A snippet from an email from my father…

“You have a classic anti-hero in the personage of Kevin.  He is compelling, revolting, completely without conscience and graced with a charisma that you describe with skill.  His is such a commanding presence that I found it a great relief to find myself in a chapter involving other characters–the investigator, his female assistant, the sheriff, his office gal.  I knew that for that span of novel time I would be spared witnessing Kevin’s machinations, his indomitable evil incarnate.  Those hiatuses allowed me to stay with the novel through all the chapters that rived my heart to witness the graphic degradations promulgated by Kevin in scene after scene.  I think it is a telling device to let us hear his egocentric italicized and disdainful remarks about those who would catch him out, about those incapable of seeing through his hypocrisy.  Fools, he would name them.”

– My father

No Male Bashing

As a quick aside, I love men. Recent posts are not meant to be strictly-speaking “male-bashing.” Rather they are short insights to moments in my own life that I realize shaped my character, Kevin Hillar – a man who is more than bored or misogynist; rather Kevin is evil, pure and simple.



Let me say right off the bat that In the Seventh Day is most definitely NOT for the faint of heart. Ms. Easton has created a character that is terrifying. Springboarding off of a popular ultraconservative concept called “umbrella authority,” she takes that idea and has it run amok in this little community. Kevin Hillar takes this idea of authority to an extreme and uses it in ways that are shocking and frightening (not to mention nauseating). The way he manipulates people is creepy. He certainly does have a “gift.”

The scenes are graphic. The crimes are almost done without any thought, making Kevin Hillar one of the most terrifying villains I’ve ever seen, especially when coupled with a religious concept that I already didn’t agree with.

I enjoyed the book, while hating the main characters. Pretty much all of them. In truth, there really is no “protagonist” in this story. The people who fall prey to Hillar’s manipulation are just as much to blame as he. The only true innocent in this tale is the young Patricia, just a teen. This is a shocking look at a horrible type of manipulation. It made me think of a song by Steve Taylor from 1985, called “I Manipulate.” http://youtu.be/cKlZ7U67Uio

Let me re-emphasize…don’t read this book if you’re squeamish. There are scenes that will turn your stomach. If you can handle it, grab it.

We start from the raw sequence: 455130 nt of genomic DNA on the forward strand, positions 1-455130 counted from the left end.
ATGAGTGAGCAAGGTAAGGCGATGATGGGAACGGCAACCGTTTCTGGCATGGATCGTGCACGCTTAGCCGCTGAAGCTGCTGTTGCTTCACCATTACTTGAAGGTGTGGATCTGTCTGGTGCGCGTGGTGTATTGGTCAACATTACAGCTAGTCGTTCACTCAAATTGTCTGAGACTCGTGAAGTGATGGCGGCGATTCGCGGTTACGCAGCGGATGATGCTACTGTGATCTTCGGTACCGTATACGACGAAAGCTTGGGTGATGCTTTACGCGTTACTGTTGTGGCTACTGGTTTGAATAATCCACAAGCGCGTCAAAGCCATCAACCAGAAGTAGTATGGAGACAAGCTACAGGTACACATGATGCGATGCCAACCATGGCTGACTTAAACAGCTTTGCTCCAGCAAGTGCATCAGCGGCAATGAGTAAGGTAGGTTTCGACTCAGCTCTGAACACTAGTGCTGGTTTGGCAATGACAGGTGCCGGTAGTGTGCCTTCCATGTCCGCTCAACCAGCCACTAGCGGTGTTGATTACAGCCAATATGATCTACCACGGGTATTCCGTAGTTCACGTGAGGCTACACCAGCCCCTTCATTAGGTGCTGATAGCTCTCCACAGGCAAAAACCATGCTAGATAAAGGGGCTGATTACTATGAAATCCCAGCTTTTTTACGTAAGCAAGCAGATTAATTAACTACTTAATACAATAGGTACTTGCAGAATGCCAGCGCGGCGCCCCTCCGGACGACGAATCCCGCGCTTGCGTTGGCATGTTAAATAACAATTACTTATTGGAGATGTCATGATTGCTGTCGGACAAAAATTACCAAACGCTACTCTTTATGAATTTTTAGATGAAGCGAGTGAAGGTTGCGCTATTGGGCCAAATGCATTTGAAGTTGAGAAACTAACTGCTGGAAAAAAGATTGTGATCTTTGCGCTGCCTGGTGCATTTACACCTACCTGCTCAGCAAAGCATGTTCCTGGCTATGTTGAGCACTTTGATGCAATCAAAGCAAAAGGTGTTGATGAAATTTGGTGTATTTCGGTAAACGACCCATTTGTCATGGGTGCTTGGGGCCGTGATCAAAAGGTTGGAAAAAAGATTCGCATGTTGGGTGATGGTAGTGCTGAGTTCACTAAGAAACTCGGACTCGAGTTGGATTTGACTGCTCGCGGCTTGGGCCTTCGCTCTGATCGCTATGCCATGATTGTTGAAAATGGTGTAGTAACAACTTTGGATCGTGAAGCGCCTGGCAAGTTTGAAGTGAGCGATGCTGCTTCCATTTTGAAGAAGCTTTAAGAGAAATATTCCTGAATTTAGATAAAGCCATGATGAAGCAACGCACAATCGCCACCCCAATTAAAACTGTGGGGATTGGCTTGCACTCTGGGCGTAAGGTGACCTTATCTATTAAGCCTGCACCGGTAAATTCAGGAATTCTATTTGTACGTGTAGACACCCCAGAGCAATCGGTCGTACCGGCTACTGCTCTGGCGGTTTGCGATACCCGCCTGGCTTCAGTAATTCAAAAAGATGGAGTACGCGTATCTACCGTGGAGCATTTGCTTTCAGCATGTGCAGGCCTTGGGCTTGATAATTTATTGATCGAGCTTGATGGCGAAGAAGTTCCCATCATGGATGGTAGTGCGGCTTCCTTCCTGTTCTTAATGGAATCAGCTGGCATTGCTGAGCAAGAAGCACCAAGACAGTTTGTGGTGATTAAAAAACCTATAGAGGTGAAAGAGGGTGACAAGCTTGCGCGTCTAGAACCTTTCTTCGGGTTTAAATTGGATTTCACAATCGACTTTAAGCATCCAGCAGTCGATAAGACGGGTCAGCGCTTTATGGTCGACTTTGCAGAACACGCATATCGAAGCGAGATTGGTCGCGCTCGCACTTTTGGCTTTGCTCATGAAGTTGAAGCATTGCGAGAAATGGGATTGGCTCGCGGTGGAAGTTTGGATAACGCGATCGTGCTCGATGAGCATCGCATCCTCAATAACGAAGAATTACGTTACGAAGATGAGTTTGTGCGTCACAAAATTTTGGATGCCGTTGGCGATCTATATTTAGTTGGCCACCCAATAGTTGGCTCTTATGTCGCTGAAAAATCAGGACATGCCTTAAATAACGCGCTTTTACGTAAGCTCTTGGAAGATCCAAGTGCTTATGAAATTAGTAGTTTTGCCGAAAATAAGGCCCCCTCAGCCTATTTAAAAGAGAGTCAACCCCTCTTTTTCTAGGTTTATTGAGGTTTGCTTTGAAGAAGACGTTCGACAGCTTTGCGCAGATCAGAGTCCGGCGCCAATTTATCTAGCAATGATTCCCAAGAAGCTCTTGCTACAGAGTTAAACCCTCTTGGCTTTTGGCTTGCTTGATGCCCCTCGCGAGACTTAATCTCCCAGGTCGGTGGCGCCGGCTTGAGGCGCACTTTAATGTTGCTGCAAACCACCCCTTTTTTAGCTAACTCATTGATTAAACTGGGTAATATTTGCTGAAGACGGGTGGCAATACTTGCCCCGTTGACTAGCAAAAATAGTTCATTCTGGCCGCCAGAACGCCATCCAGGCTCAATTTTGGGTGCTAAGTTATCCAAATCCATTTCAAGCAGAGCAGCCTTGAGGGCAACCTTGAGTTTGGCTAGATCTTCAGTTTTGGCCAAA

A Twisted Religion

The first 3 copies – yep, only 3 – arrived yesterday. I’m sure they were delivered to the wrong address because they showed up late last night on my doorstep. I do hope UPS doesn’t work its delivery drivers after dark – like – after 9 p.m.!

The red color of the font works! Yes, I was worried. Unfortunately it appears a tad dark online, but in person it’s vivid enough and conveys blood quite well.

Re-reading the back cover description, I found myself running through tag-lines again! A Twisted Religion came through this time.

Settling down on my couch with my coffee to read through IN THE SEVENTH DAY – book in hand. What a delight!


A Man Profoundly Lost

Despite being the author of IN THE SEVENTH DAY, I discover – here and there throughout my days – that I shudder when I think of my main character Kevin Hillar, a ‘religious’ man who is profoundly lost.

I can’t recall if I’ve told you that I cried when I wrote the Epilogue.

Proverbial Wolf in Wooly Clothing

My main character, smooth-talking, handsome, outwardly-kind Kevin Hillar is inwardly without conscience, unaware that what he does is wrong. In his mind, his actions are perfectly logical.

He’s come to Vevay, Indiana – a very small community between Louisville, Kentucky and Cincinnati, Ohio – to plant a church which he does in a local tobacco farmer’s barn.

As soon as the reverend meets the Gateway family, he knows what he wants. From his desire comes many evils.

IN THE SEVENTH DAY is now available and ready for purchase here or here.

A Misogynist Tragedy

Correctly titling your work is paramount; perhaps the tagline – if you have one – is equally important. I’ve called IN THE SEVENTH DAY a “crime novel,” “erotica,” “erotic literature,” [ or is that literary erotica? ]. My mother and daughter – who’ve not read it yet – call it “pornography.”

IN THE SEVENTH DAY contains – for certain – some explicit sexual encounters that emerge from Kevin Hillar’s personality.

Being true to a character and his or her nature is equally vital in good writing.